Native American vs Indian vs Indigenous: What to call the first Americans
LAWTON, Okla. (KSWO) - There’s an age-old debate involving what to call the first Americans.
You may use the words “Native American”, “Indian” or “Indigenous” interchangeably, but what’s the “right” answer, if there is one?
“There’s a lot of terms that have been bounced around, and you’ll never find any universal acceptance from that, from anybody because it’s just too complex,” said Kiowa Tribe Chairman Lawrence Spottedbird. “It’s not simple because of the complexities of the history and our relationship with Europeans and the English people coming to America.”
Indigenous people have suffered throughout history.. From assimilation to mass genocide. Hundreds of tribes were obliterated.
While there are 574 federally recognized Native American tribes across the country, there are 39 tribal nations in Oklahoma.
Of the tribal leaders 7News spoke to, some had looser preferences of what to be called.
“I kind of tend to use American Indian,” said Spottedbird.
While others want to be identified in their own language.
“My preference would be Nʉmʉnʉʉ, which is the term of the Comanche people for themselves,” said Comanche Nation Vice Chairman Dr. Cornel Pewewardy.
Culturally speaking, the term ‘Indian’ is incorrect due to the simple fact that Indian people come from the continent of Asia, but where does the term “Indian” even come from?
“Columbus was looking for a so-called ‘new world’ and that he landed on the coast of the Indies or South Asia,” said Pewewardy.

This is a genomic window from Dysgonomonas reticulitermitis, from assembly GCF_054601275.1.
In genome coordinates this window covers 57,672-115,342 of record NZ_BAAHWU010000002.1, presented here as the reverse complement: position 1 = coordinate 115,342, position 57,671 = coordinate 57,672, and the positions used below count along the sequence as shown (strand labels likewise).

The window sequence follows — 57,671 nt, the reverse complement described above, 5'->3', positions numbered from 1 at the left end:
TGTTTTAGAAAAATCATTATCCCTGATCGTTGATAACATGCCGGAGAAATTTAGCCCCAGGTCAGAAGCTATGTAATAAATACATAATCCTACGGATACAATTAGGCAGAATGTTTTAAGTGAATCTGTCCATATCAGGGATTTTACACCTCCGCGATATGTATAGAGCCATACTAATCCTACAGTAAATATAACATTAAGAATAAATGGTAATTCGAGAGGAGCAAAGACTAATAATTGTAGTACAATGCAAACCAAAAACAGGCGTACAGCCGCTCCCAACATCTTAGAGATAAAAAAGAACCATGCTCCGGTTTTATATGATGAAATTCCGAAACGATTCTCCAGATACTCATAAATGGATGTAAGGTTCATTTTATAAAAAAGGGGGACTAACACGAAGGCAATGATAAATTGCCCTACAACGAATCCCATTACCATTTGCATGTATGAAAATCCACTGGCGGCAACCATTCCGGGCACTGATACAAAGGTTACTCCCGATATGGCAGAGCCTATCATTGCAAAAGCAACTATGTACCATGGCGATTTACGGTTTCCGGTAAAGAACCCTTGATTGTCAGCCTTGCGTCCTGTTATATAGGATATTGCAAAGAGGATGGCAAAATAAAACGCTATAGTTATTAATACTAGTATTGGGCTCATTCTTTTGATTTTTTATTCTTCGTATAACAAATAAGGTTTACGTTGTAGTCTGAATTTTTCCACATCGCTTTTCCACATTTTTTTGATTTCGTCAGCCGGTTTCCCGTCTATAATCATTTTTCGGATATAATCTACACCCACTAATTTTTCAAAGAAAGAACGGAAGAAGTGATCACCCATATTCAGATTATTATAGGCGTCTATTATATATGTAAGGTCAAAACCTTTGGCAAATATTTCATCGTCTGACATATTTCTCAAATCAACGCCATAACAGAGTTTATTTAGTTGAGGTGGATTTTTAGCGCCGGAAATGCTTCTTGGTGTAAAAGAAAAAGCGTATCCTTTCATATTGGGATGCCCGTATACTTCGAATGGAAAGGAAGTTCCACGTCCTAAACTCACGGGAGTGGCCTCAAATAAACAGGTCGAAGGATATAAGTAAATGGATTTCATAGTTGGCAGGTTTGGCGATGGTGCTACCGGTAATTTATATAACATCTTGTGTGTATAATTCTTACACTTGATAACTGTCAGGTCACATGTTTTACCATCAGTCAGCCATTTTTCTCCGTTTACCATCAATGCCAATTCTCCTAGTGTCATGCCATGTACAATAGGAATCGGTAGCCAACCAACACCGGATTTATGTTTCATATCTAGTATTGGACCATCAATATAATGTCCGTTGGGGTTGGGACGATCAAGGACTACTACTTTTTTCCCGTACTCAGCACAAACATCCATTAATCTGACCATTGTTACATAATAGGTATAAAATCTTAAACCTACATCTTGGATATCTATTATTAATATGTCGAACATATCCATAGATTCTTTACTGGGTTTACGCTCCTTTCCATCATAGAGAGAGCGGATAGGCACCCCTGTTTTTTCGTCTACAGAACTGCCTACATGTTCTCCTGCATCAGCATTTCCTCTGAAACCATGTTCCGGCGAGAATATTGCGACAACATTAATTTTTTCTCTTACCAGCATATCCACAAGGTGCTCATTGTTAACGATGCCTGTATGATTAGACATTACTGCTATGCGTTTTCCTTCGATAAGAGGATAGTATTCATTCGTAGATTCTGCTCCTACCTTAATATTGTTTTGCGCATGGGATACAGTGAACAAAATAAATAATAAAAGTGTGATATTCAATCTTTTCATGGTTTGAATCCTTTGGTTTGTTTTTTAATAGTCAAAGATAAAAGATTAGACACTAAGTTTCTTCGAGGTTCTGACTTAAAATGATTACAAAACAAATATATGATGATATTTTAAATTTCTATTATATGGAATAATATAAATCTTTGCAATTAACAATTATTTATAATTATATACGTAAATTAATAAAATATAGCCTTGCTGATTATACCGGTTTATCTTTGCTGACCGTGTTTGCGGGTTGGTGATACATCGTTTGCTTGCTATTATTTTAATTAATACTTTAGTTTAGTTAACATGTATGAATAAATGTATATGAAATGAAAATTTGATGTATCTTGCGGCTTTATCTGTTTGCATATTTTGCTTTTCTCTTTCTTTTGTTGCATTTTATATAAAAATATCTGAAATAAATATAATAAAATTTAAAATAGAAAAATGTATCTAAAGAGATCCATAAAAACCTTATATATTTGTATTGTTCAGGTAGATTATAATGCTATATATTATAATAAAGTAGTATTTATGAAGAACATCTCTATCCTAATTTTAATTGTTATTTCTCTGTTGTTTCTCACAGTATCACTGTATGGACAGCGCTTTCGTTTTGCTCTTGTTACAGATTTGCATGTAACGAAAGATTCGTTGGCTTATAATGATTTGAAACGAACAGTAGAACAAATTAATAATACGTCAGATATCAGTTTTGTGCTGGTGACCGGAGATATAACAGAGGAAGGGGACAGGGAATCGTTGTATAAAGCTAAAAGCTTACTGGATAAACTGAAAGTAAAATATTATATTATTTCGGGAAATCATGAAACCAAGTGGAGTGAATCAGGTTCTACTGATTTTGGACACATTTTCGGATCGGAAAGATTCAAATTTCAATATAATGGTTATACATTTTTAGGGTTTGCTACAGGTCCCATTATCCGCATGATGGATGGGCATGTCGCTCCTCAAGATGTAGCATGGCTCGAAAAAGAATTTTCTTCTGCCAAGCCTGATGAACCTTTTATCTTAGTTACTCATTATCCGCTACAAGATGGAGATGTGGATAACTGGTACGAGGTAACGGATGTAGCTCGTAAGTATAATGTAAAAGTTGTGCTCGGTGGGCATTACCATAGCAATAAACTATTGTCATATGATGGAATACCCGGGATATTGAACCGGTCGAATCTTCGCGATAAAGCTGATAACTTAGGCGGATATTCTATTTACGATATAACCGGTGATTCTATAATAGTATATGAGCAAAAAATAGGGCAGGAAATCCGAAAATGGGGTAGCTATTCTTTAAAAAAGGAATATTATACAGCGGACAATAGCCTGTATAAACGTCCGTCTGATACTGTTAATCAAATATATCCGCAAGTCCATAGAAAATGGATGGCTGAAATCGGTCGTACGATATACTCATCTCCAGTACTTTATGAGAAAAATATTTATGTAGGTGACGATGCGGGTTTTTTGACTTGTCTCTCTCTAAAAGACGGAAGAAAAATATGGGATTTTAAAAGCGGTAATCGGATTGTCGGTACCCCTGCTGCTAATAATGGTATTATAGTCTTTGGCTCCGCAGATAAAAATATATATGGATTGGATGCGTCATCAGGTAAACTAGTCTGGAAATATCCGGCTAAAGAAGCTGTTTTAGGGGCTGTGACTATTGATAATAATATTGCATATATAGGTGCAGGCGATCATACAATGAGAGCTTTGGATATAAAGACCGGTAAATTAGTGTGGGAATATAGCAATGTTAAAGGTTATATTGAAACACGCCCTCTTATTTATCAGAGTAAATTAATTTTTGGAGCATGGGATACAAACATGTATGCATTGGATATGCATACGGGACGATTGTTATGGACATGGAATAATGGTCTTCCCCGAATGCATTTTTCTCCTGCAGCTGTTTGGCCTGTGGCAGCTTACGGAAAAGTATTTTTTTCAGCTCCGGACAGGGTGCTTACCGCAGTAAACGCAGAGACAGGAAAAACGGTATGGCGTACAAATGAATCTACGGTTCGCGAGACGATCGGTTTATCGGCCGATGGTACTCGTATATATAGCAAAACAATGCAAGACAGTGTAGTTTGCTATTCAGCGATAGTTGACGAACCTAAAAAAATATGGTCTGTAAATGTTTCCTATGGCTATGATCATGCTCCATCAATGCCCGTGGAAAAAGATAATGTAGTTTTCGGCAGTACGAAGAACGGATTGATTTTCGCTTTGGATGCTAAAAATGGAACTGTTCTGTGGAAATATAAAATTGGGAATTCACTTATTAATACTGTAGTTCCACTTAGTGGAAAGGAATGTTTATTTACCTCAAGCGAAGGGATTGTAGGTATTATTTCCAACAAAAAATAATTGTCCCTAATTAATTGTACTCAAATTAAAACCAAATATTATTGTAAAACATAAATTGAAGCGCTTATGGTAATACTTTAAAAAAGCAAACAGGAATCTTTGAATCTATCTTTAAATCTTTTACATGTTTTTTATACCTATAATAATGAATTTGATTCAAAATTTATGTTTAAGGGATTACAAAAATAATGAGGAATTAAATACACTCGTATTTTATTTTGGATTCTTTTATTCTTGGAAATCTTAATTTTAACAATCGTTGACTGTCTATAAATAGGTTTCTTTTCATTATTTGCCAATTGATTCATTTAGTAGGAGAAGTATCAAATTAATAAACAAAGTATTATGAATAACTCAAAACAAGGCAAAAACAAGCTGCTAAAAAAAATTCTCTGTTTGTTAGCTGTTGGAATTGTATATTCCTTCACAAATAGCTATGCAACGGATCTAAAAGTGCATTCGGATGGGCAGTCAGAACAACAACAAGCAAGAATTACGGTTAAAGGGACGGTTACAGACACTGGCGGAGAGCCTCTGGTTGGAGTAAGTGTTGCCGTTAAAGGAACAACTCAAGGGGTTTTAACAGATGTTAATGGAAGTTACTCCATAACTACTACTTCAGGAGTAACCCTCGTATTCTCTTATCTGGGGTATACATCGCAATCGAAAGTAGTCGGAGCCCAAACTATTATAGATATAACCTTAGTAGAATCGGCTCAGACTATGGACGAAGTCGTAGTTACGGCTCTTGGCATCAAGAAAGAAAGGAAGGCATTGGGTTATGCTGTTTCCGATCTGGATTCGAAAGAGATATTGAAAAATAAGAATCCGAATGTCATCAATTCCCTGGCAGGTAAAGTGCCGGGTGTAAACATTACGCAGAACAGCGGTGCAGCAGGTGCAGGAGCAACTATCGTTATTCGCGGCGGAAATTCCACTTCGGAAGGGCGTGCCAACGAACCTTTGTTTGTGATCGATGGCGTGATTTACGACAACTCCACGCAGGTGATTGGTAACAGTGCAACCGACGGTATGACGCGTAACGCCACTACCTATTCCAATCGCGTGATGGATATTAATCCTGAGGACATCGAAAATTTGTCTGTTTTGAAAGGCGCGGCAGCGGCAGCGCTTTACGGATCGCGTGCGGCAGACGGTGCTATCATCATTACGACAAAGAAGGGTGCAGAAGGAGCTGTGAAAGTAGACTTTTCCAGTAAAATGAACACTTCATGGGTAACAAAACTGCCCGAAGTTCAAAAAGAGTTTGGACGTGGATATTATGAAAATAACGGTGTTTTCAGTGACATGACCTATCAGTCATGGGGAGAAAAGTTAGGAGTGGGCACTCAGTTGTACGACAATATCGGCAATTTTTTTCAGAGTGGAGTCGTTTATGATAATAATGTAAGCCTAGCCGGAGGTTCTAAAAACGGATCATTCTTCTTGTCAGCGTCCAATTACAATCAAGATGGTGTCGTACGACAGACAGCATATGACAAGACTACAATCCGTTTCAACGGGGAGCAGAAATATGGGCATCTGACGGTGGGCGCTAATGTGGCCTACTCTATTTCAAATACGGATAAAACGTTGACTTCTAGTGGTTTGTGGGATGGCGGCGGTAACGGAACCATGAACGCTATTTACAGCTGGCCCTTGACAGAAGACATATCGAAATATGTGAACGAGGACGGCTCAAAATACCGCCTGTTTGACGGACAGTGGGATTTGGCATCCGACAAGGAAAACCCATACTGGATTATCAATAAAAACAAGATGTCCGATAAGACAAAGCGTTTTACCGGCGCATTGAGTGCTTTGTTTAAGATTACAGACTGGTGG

While generally accepted terms exist, and it’s important to appropriately label Indigenous people, some tribal leaders touched on what they say really matters.. How they identify themselves.
“So people would like to know what is the precise term or the most accurate, whether it be culturally or politically correct. It would be the terms for the people themselves, not a term given to them outside,” said Pewewardy.
“Caigu, which is what we call ourselves. Caigu, which is the principle people,” Spottedbird said.
While you may never be able to come up with a one-size fits all term, there are definitely terms to avoid. Most derogatory terms have a dark meaning behind them.
“There was one state that actually paid bounties to the European people to kill an Indian and bring a part of that Indian to get money,” Spottedbird shared. “That’s where the term redskin came from.”
For those who are curious, and have no Indigenous Heritage, Dr. Pewewardy encourages just starting a conversation.
“Because you’re asking a question of inquiry. You want to know rather than to have somebody tell you or pick up a book and read it and ‘oh, that’s how these people are.’,” the Vice Chairman added.
Simply put, there is no universal term or “right” way to identify Indigenous people. The best thing to do is be mindful, and respectful, no matter who we’re talking to.
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